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wesly_chenCommented:
RedHat change the specification quite often.
Before, hugemem is for 4GB or above, now, new version of kernel, it support from 16GB or above.
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richl796Author Commented:
So that leads me back to my original situation. I only have 8GB of memory so I don't need hugemem. Yet how can I get the regular SMP kernel to see the 8GB's that it is supposed to?
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wesly_chenCommented:
No, what I say is RedHat claim that. But just try hugemem first.
You can install multiple kernel an choose any kernel to boot.
If you can not see 8GB memory in hugemem kernel, then there is something wrong with others such as BIOS setting.
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richl796Author Commented:
I know it's not the machine because if I install the 64 bit kernel I get the 8GB to show up. I'll try the 32 bit hugemem kernel though and report back.
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TaleoCommented:
We have the same problem.

We recently acquired HP DL145 servers with Dual Opterons and 8GB RAM (8x1GB).
We tried our standard kickstart with RHEL 3.0 32-bit that works great with Dual Xeons
that have 8GB of RAM, both the pre-EM64T Xeons as well as the newer EM64T Xeons.
But unless we use the hugemem kernel, we only see 4GB RAM... we are not ready yet
to bring our apps to 64-bit, and I don't want to use the hugemem 32-bit kernel
either.  So this really sucks.  We tried using mem=8GB in the kernel parameters, but
no dice there.

When we tried the hugemem kernel, all 8GB were visible... so the box works ok.
I wonder why the standard kernel can't see all the RAM... weird stuff.

Andre
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wesly_chenCommented:
> I wonder why the standard kernel can't see all the RAM... weird stuff.
Becasue the Linux kernel 2.4.x for 32bit architecture can only see 2GB (4GB with "double long").
It is the limitation of 32bit architecture.
RedHat developement team change the memory management to allow OS to see and use the memory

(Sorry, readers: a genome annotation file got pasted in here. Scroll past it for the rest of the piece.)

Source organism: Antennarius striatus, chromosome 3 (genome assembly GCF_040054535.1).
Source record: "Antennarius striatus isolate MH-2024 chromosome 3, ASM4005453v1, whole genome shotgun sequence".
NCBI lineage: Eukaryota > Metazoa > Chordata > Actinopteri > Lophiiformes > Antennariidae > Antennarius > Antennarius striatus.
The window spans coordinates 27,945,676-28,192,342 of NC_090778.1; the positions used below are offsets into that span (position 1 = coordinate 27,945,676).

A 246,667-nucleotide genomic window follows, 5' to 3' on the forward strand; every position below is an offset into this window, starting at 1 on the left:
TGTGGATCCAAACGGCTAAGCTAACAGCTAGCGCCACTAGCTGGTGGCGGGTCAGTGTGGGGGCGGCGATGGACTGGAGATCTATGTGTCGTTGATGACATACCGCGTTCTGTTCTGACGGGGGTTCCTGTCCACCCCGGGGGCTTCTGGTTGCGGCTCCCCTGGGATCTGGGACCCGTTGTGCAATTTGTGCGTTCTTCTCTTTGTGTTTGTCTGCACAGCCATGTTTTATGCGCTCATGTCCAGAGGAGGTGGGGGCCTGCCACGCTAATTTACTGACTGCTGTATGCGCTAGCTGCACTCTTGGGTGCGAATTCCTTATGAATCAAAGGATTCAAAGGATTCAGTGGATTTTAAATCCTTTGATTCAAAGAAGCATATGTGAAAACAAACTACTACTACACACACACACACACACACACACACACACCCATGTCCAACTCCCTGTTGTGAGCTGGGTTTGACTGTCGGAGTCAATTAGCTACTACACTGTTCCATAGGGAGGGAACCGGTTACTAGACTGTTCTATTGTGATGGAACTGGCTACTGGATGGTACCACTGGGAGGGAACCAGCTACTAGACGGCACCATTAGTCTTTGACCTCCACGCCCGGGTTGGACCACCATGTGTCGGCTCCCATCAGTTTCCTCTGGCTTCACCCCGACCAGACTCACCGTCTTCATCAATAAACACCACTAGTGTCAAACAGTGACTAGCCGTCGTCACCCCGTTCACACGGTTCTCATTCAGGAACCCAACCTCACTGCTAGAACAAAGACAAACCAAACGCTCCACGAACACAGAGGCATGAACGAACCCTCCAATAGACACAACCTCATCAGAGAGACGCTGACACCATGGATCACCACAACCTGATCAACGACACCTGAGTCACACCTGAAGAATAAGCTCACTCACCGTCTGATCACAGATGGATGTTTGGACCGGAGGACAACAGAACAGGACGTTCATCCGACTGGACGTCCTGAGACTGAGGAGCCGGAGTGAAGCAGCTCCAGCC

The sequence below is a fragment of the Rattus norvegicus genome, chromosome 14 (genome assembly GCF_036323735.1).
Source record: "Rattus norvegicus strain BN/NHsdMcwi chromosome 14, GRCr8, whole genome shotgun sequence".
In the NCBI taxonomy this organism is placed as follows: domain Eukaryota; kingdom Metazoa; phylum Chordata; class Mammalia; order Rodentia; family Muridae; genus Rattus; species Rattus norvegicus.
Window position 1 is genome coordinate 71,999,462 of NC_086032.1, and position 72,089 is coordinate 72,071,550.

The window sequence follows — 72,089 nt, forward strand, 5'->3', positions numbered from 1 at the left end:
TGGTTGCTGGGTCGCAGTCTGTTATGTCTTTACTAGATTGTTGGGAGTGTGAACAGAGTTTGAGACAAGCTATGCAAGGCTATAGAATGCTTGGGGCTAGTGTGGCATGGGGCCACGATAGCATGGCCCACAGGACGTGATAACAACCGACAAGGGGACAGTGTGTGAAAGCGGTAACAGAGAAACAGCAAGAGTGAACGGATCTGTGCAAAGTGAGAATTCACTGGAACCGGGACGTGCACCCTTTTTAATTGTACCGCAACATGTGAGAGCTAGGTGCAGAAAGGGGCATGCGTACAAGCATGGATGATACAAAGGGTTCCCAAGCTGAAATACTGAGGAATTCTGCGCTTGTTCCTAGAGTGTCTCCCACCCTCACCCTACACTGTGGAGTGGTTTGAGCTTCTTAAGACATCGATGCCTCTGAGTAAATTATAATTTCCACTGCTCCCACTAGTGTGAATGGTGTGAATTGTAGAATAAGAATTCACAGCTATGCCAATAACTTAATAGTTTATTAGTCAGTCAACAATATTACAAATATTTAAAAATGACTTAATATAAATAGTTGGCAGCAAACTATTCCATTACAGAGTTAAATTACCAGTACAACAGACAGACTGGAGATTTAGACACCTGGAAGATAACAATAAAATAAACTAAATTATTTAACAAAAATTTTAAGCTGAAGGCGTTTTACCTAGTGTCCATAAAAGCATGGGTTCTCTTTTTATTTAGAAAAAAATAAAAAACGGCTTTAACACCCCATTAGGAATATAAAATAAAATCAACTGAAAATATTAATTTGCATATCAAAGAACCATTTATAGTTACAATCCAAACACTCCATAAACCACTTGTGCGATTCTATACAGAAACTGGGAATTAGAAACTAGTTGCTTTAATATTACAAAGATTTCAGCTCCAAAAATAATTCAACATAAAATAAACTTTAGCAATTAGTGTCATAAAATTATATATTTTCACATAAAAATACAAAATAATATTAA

beyond the 4GB. It is implemented as "hugemem" kernel.
As I noticed, before, without hugemem kernel, you can only see 4GB.
But recent RedHat release claims that the regular kernel support up to 16GB (??).

Hugemem did have some overhead but as RedHat' announcement, hugemem will improve the
memory utilization if you system have a lot of memory.

As my experience, I don't see the negative impact to use hugemem even though some our webservers have
only 2GB memory.

Besides, the Opteron or EMT64 CPU, you can still install 64bit OS with 32bit compatible packages as my first post.
There is no hugmem for x86_64 or ia32e kernel.
I just setup 4 EMT64 OS 0ne month ago for testing. So far no 32bit application has issue yet.


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richl796Author Commented:
After talking to Red Hat support they told me I have to use the 32-bit hugemem kernel to see my 8GBs. They need to update their documentation to explain this better. Going to 64 bit is not an option for a lot of people. Oracle only certifies on 32-bit Red Hat on the Opteron processor.
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wesly_chenCommented:
> Red Hat support they told me I have to use the 32-bit hugemem kernel to see my 8GBs.
That's my experience and what I expect.
Why don't you just try the hugemem to see any performance issue?
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wesly_chenCommented:
That's a good link.
It did mention about enabling HIGHMEM64G would break all 3rd party kernel modules.
You might want to take this into consideration.
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TaleoCommented:

Actually, we aren't recompiling anything - we are simply using the stock provided i686 kernel-smp.
So no broken modules here :-)  We simply use the same software we are using on our Xeon servers.

Andre